By Anirban Nag and Sujata Rao
LONDON Aug 27 Emerging market currencies such
as the Indian rupee and the Turkish lira have plunged to record
lows against the dollar and trends in the derivatives market
indicate little respite ahead.
One-month implied volatility, a gauge of expected swings in
some emerging market currencies and derived from options prices,
has jumped to its highest in years, reflecting investor
While for the rupee and the Indonesian
rupiah implied volatility is at its highest
since 2008 and 2009 respectively, Turkish lira
volatility is at levels last seen in early 2012.
That means more sharp moves are likely over the coming
"The story is the impact of rising U.S. Treasuries on
current account deficit currencies and that is fuelling the rise
in implied volatility on these currencies," said Sebastien
Barbe, head of emerging market currency strategy at Credit
Agricole in Paris.
Demand for bets favouring the dollar has mushroomed since
the Federal Reserve signalled in May it could start withdrawing
monetary stimulus, perhaps as early as next month.
That drove U.S. Treasury yields to two-year highs
. So long as yields were stuck near record lows,
cheap money printed by the Fed made its way to emerging
countries for higher returns. That helped countries dependent on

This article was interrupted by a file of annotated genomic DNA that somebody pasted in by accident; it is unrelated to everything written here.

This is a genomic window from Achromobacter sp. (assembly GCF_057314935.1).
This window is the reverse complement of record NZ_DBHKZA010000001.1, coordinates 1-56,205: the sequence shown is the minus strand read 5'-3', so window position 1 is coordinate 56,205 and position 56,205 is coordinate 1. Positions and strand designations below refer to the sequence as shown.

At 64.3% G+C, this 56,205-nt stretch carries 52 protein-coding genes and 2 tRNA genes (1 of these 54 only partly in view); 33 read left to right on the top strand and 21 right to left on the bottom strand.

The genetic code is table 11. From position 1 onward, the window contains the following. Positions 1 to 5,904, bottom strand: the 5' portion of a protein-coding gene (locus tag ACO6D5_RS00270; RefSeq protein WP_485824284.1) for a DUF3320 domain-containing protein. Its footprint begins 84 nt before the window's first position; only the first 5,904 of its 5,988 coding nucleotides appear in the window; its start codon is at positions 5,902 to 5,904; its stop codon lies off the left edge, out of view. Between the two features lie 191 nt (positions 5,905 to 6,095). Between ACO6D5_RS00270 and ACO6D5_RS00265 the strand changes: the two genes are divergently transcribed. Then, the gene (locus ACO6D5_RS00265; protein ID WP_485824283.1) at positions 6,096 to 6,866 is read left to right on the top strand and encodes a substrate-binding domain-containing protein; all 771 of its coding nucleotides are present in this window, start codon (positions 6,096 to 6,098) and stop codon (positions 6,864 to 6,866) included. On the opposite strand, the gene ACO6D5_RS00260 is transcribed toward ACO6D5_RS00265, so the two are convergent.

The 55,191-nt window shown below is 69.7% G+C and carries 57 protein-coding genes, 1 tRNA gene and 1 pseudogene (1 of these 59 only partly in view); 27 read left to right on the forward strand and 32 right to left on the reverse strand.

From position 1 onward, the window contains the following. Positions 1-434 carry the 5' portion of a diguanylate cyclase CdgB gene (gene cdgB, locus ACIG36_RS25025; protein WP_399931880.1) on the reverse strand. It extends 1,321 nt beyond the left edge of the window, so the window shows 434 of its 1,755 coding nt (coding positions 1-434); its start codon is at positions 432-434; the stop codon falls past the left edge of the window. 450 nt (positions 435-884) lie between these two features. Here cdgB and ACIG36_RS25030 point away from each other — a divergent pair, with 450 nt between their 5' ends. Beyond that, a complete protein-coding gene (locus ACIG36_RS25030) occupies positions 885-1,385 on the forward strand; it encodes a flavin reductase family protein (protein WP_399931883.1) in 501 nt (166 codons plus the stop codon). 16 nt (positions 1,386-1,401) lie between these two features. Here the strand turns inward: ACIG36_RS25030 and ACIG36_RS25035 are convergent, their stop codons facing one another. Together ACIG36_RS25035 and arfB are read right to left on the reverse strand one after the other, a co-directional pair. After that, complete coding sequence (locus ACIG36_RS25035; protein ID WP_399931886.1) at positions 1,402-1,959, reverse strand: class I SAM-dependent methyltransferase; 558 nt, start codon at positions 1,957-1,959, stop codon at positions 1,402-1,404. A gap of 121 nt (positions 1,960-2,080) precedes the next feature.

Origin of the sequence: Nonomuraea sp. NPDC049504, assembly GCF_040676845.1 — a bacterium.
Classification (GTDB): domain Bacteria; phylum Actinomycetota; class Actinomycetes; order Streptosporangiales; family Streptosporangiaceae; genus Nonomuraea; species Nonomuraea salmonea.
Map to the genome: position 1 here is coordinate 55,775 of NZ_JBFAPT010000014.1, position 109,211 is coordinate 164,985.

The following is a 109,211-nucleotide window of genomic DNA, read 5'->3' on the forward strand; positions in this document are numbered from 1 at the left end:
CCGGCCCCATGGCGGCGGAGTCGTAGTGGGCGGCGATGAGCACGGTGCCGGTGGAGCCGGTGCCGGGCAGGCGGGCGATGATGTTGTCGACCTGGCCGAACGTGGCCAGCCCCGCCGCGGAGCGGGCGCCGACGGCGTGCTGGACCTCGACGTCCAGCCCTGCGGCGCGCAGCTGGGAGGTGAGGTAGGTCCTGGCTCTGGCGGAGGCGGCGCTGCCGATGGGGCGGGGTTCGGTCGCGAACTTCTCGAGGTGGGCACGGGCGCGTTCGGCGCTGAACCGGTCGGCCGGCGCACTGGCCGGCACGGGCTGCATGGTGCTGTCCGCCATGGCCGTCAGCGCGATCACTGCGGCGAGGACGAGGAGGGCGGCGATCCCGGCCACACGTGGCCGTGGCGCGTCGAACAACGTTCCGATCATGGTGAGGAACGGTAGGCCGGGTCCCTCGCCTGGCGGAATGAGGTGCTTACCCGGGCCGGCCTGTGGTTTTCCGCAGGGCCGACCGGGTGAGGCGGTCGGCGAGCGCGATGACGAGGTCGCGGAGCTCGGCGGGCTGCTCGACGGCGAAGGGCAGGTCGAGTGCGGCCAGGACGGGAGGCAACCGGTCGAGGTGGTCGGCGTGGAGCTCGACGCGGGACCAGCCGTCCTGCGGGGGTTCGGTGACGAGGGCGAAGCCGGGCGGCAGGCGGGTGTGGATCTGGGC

foreign capital inflows to plug gaps in their external accounts.
But that flood of cheap dollars could end soon, threatening
economies with large current account deficits, such as India.
One-month risk reversals, which measure the relative demand
for options on a currency rising or falling against the dollar,
also show a growing bias for further weakness in the rupee,
rupiah and lira in the near term.
Credit Agricole's Barbe expects the rupee to remain under
sustained pressure. One-month rupee risk reversals show
increased demand for dollar calls, or bets it will rise, with
the premiums for these options rising to as high as 2.75 vols
late last week from 0.4 in early January.
TURKISH LIRA, INDONESIAN RUPIAH
Emerging market currencies came under fresh pressure on
Tuesday as investors sold them and bought safe-haven assets
given escalating tension stemming from the crisis in Syria.
Currency traders in London said hedge funds were placing
more short bets against the Turkish lira and the rupiah.
The one-month lira risk reversal shows its
highest bias in favour of the dollar since mid-October 2011,
Reuters data showed. One-month vols have jumped from around 11
percent on Friday to around 14.5 percent on Tuesday as the lira
hit record lows.
"Our view on the lira risk remains biased towards the
bearish side, as the central bank clearly shows ongoing
reluctance to act more aggressively on the rates front," said
Luis Costa, head of CEEMEA FX and debt strategy at Citi.
"It is still difficult to imagine a short-term stabilisation
in lira back-end vols, given the rather evasive response by the
In Asia, the Indonesian central bank called a board meeting
on Thursday amid widespread speculation it may soon have to
raise rates again to defend the rupiah, which has fallen 12
percent so far this year.
One-month rupiah risk reversals have jumped to
5.1 vols in favour of dollar calls from 3.1 at the start of the